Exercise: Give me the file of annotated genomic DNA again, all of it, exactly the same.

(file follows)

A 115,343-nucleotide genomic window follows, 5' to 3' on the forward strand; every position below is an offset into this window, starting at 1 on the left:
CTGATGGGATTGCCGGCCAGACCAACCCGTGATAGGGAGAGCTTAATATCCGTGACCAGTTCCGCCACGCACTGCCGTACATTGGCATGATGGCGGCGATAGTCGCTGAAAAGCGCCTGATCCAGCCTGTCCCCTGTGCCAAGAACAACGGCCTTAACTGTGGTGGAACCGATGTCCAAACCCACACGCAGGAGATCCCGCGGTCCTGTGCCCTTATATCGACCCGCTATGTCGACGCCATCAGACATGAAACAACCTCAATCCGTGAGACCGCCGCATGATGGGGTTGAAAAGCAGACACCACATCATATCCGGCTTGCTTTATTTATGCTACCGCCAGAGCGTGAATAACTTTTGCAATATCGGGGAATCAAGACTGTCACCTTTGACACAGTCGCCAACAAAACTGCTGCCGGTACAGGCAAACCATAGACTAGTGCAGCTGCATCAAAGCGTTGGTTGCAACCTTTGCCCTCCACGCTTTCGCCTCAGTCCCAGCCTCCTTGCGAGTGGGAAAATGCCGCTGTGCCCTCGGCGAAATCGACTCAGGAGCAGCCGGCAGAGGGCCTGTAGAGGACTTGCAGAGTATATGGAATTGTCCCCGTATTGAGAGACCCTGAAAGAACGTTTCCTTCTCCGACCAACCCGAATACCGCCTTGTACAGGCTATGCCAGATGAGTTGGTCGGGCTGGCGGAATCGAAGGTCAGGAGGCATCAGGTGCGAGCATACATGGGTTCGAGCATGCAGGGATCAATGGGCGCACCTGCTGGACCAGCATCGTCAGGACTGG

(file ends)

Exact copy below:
A 115,343-nucleotide genomic window follows, 5' to 3' on the forward strand; every position below is an offset into this window, starting at 1 on the left:
CTGATGGGATTGCCGGCCAGACCAACCCGTGATAGGGAGAGCTTAATATCCGTGACCAGTTCCGCCACGCACTGCCGTACATTGGCATGATGGCGGCGATAGTCGCTGAAAAGCGCCTGATCCAGCCTGTCCCCTGTGCCAAGAACAACGGCCTTAACTGTGGTGGAACCGATGTCCAAACCCACACGCAGGAGATCCCGCGGTCCTGTGCCCTTATATCGACCCGCTATGTCGACGCCATCAGACATGAAACAACCTCAATCCGTGAGACCGCCGCATGATGGGGTTGAAAAGCAGACACCACATCATATCCGGCTTGCTTTATTTATGCTACCGCCAGAGCGTGAATAACTTTTGCAATATCGGGGAATCAAGACTGTCACCTTTGACACAGTCGCCAACAAAACTGCTGCCGGTACAGGCAAACCATAGACTAGTGCAGCTGCATCAAAGCGTTGGTTGCAACCTTTGCCCTCCACGCTTTCGCCTCAGTCCCAGCCTCCTTGCGAGTGGGAAAATGCCGCTGTGCCCTCGGCGAAATCGACTCAGGAGCAGCCGGCAGAGGGCCTGTAGAGGACTTGCAGAGTATATGGAATTGTCCCCGTATTGAGAGACCCTGAAAGAACGTTTCCTTCTCCGACCAACCCGAATACCGCCTTGTACAGGCTATGCCAGATGAGTTGGTCGGGCTGGCGGAATCGAAGGTCAGGAGGCATCAGGTGCGAGCATACATGGGTTCGAGCATGCAGGGATCAATGGGCGCACCTGCTGGACCAGCATCGTCAGGACTGG